Daily Management Review

US Retail Sales Surge Again, And Manufacturing Is Improving


US Retail Sales Surge Again, And Manufacturing Is Improving
After two consecutive months of declines, US retail sales increased in January for the first time in nearly two years as consumers increased their purchases of automobiles and other goods, demonstrating the economy's ongoing resilience despite higher borrowing costs.
The Federal Reserve may continue raising interest rates through the summer to reduce domestic demand, according to financial market rumors that followed Tuesday's report that monthly inflation increased last month.
Strong retail sales increases and other data released on Wednesday showing improved factory output in the previous month prompted economists to upgrade their predictions for first-quarter economic growth and rule out the possibility of a recession.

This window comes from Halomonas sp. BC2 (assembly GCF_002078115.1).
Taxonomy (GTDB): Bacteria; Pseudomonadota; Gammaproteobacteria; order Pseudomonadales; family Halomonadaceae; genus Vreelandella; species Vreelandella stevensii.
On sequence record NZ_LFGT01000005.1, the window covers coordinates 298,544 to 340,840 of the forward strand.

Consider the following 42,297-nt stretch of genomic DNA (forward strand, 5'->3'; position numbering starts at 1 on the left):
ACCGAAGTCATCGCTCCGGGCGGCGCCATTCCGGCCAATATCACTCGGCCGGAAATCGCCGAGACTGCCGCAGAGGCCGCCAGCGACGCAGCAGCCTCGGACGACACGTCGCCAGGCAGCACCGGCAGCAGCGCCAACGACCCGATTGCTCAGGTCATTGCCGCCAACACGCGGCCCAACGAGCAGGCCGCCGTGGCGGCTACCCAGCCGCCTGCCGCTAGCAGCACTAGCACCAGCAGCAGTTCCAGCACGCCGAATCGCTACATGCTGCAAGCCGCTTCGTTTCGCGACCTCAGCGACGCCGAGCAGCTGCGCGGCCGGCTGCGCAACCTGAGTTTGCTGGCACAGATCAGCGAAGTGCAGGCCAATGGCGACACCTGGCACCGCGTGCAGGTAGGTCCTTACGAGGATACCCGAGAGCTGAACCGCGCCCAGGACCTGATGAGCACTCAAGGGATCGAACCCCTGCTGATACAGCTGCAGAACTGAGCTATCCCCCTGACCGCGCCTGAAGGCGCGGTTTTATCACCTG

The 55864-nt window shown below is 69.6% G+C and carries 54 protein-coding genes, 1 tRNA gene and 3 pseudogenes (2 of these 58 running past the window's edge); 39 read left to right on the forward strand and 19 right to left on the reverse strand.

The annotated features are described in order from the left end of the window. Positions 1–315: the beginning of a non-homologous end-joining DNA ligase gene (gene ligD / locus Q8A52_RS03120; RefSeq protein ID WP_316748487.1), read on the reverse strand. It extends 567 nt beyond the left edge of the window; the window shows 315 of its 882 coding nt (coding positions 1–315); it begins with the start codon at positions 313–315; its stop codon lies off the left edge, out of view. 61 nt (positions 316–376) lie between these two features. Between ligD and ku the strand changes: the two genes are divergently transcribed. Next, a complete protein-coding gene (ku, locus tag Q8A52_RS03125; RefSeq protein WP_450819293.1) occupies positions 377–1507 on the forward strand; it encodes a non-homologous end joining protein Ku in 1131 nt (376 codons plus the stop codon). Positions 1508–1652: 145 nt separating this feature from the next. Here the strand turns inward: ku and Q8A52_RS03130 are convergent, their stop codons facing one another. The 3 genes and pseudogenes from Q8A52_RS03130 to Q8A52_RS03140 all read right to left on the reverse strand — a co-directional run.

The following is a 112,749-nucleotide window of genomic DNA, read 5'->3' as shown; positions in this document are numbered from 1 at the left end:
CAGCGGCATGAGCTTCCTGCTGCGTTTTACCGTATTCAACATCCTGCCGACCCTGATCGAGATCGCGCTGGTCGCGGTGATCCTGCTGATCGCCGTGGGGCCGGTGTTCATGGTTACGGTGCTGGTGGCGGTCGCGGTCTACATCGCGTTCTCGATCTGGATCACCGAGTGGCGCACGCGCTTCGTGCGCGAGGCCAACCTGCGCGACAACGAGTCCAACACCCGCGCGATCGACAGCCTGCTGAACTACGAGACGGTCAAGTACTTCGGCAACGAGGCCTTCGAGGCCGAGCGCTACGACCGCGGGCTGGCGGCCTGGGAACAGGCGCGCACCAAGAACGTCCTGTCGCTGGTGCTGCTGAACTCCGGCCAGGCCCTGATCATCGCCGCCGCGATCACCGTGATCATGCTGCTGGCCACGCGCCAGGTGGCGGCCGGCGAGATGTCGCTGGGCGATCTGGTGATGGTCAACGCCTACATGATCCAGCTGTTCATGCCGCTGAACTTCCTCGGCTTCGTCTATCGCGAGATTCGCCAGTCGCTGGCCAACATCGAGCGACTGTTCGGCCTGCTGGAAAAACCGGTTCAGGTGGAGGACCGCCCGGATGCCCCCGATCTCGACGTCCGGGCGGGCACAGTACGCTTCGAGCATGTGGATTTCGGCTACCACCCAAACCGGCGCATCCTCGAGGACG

However, expectations of a downturn in the second half are being held back by worries that the American central bank may increase borrowing costs more than is currently anticipated.
"Every day the economy does not lose steam, the risks go up astronomically that the Fed will lose patience and make those recession forecasts a reality by jacking up rates too high," said Christopher Rupkey, chief economist at FWDBONDS in New York. "There's no roadmap for the central bank seeing data like this."
Retail sales increased 3.0% last month, the most since March 2021, according to the Commerce Department, following a decline of an unrevised 1.1% in December.